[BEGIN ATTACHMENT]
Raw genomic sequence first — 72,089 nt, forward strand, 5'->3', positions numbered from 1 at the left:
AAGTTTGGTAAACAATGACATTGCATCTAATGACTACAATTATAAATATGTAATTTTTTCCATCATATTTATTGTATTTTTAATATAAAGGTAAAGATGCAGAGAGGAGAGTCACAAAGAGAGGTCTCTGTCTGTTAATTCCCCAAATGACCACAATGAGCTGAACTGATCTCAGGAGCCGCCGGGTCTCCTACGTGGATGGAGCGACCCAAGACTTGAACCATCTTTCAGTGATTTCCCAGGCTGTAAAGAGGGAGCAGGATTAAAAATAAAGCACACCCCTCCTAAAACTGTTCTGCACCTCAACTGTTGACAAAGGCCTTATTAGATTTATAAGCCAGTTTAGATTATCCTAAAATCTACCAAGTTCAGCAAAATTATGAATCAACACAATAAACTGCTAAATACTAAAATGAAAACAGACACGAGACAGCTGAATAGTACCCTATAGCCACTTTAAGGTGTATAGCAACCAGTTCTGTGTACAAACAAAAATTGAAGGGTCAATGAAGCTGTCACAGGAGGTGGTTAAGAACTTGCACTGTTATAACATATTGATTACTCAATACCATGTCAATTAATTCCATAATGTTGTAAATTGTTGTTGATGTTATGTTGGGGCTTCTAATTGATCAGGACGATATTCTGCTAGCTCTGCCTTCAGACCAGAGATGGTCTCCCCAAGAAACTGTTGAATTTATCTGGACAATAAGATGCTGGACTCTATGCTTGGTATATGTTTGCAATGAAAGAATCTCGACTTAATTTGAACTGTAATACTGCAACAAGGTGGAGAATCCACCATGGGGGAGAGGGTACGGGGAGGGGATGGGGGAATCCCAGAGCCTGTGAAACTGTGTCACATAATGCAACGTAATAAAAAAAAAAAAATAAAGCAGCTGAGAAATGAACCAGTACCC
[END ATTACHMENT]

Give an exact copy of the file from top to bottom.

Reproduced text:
Raw genomic sequence first — 72,089 nt, forward strand, 5'->3', positions numbered from 1 at the left:
AAGTTTGGTAAACAATGACATTGCATCTAATGACTACAATTATAAATATGTAATTTTTTCCATCATATTTATTGTATTTTTAATATAAAGGTAAAGATGCAGAGAGGAGAGTCACAAAGAGAGGTCTCTGTCTGTTAATTCCCCAAATGACCACAATGAGCTGAACTGATCTCAGGAGCCGCCGGGTCTCCTACGTGGATGGAGCGACCCAAGACTTGAACCATCTTTCAGTGATTTCCCAGGCTGTAAAGAGGGAGCAGGATTAAAAATAAAGCACACCCCTCCTAAAACTGTTCTGCACCTCAACTGTTGACAAAGGCCTTATTAGATTTATAAGCCAGTTTAGATTATCCTAAAATCTACCAAGTTCAGCAAAATTATGAATCAACACAATAAACTGCTAAATACTAAAATGAAAACAGACACGAGACAGCTGAATAGTACCCTATAGCCACTTTAAGGTGTATAGCAACCAGTTCTGTGTACAAACAAAAATTGAAGGGTCAATGAAGCTGTCACAGGAGGTGGTTAAGAACTTGCACTGTTATAACATATTGATTACTCAATACCATGTCAATTAATTCCATAATGTTGTAAATTGTTGTTGATGTTATGTTGGGGCTTCTAATTGATCAGGACGATATTCTGCTAGCTCTGCCTTCAGACCAGAGATGGTCTCCCCAAGAAACTGTTGAATTTATCTGGACAATAAGATGCTGGACTCTATGCTTGGTATATGTTTGCAATGAAAGAATCTCGACTTAATTTGAACTGTAATACTGCAACAAGGTGGAGAATCCACCATGGGGGAGAGGGTACGGGGAGGGGATGGGGGAATCCCAGAGCCTGTGAAACTGTGTCACATAATGCAACGTAATAAAAAAAAAAAAATAAAGCAGCTGAGAAATGAACCAGTACCC